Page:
Project Almanac: Pretty Fun. Definitely Pretty.

Posted in 7, Action, Ratings, Reviews, Sci Fi/ Fantasy with tags , , , , , , on March 28, 2015 by mducoing

Project AlmanacDirector Dean Israelite delivers a fun and often intriguing time-bender with Project Almanac. While the film’s technical happenings may sometimes fall into the confusing or outright preposterous, the story is deeper than meets the eye.

Premise: A group of teens discover secret plans of a time machine, and construct one. However, things start to get out of control. Result: A good time with a film that is more complex than it lets on.

David Raskin (Jonny Weston) has been confronted with a difficult decision: allow his mother to sell the house to pay for his college. As he rummages through the active with is sister Christina (Virginia Gardner) in an effort to win a scholarship, he stumbles upon a camera that clearly shows him, his current self, in the mirror at his childhood birthday party.

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Insurgent: Some Fun in the Inevitable Slide Backwards

Posted in 5, Action, New Releases, Ratings, Reviews, Sci Fi/ Fantasy with tags , , , , , , , , , , on March 27, 2015 by mducoing

InsurgentConsidering director Robert Schwentke’s earlier films like The Time Traveler’s Wife and R.I.P.D., his latest film, Insurgent, is a cinematic marvel. But when compared to typical movies, Insurgent is unmasked as a dull, meandering film devoid of much of emotion and charm of the first film (and that one didn’t fare as well either!)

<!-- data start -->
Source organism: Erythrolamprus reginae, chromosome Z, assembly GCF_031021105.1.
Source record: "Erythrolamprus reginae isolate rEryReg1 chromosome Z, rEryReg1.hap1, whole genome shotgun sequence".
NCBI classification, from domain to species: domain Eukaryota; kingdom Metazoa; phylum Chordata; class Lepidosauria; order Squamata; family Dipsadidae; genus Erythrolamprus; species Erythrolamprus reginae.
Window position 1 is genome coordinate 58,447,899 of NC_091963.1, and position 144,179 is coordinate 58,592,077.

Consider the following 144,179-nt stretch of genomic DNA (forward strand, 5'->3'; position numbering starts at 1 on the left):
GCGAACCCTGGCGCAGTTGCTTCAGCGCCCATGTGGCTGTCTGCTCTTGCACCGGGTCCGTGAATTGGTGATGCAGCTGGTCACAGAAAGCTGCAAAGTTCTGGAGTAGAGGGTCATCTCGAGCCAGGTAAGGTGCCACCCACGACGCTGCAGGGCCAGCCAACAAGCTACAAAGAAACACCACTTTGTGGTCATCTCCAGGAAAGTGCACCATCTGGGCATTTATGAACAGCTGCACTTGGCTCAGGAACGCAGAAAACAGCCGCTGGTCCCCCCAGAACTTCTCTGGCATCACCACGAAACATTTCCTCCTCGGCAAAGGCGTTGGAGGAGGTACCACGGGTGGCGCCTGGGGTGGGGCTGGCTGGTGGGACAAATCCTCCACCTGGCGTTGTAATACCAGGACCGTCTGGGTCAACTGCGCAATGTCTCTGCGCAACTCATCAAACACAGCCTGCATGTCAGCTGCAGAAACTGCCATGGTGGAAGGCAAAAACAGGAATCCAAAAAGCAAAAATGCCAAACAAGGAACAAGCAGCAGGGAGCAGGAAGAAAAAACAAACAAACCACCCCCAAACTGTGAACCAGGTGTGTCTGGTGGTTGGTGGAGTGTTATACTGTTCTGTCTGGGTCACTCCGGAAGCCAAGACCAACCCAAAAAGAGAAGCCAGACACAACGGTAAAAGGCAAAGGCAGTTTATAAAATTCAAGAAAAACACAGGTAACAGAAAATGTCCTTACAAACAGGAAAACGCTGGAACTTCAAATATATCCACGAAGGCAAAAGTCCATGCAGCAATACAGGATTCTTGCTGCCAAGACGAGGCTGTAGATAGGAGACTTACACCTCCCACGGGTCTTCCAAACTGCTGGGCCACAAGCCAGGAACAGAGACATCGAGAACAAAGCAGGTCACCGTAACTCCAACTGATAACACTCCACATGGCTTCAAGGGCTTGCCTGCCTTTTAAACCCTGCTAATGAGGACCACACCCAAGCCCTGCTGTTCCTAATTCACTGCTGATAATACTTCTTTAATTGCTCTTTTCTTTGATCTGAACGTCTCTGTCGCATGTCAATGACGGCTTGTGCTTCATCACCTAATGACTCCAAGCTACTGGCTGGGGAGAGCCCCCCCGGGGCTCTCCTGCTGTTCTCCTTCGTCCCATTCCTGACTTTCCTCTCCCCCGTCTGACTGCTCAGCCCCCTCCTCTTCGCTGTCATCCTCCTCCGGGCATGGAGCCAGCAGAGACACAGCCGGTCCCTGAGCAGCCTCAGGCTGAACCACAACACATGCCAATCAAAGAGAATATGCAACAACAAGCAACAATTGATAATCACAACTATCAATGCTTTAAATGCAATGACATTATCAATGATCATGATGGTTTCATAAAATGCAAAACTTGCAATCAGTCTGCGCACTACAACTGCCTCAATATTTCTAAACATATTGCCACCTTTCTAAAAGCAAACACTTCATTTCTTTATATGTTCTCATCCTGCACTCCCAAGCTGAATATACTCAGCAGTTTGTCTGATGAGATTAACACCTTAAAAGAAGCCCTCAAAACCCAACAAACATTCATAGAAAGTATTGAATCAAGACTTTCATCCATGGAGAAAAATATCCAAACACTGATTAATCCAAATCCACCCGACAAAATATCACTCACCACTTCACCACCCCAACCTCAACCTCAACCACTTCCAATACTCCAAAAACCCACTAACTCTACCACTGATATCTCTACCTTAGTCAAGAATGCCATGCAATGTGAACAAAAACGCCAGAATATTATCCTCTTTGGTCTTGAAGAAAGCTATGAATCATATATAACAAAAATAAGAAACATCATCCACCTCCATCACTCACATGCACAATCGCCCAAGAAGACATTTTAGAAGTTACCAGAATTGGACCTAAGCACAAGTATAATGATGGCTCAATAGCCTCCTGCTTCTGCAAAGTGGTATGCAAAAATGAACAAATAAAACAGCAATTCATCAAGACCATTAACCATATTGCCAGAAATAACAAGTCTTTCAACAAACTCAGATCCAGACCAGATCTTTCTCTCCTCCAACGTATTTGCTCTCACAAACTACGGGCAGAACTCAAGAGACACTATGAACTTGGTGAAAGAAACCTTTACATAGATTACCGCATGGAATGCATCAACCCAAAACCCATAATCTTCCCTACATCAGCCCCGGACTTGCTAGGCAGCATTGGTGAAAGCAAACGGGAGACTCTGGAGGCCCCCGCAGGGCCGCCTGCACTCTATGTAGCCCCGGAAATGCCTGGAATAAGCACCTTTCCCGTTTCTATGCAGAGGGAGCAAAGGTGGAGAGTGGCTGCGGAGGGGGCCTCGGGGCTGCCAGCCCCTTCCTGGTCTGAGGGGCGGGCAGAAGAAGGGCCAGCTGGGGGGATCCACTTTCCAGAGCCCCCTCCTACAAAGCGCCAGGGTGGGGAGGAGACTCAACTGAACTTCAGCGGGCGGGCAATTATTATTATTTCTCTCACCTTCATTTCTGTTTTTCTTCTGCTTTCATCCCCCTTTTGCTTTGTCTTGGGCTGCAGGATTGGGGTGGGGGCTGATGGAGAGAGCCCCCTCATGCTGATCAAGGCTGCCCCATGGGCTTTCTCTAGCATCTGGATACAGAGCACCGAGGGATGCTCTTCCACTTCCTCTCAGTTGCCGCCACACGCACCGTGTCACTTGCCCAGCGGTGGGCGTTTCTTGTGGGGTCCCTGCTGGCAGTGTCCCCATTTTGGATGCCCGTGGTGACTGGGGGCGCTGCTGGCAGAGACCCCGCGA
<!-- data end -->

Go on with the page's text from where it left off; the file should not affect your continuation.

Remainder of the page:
Premise: Tris must continue her fight against a powerful alliance, which threatens to tear her society apart. Result: The next installment in the quasi-interesting copy-cat series.

And so the sage continues. It’s not Twilight or Harry Potter or Hanger Games or…it’s the Divergent series, the lowest hanging fruit of the major studio Young Adult (YA) epics. While the first film had some uniqueness and charm having to explain a new, challenging dystopic world, the second film is all execution.

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Wild: More Accessible and Relatable Than Expected

Posted in 8, Drama, Ratings, Reviews with tags , , , , , , on March 26, 2015 by mducoing

WildDirector Jean-Marc Vallée follows up his hugely impactful Dallas Buyer’s Club with another Oscar Nominated film in Wild. While a less colorful and nationally important story, the heart of Wild is every bit as relevant to our world today.

Premise: The story of one woman’s 1,100-mile solo hike taken to personally recover from ruin and tragedy. Result: A painful but deeply impactful film that should give all viewers a sense that the journey may be long but the destination is worth-while.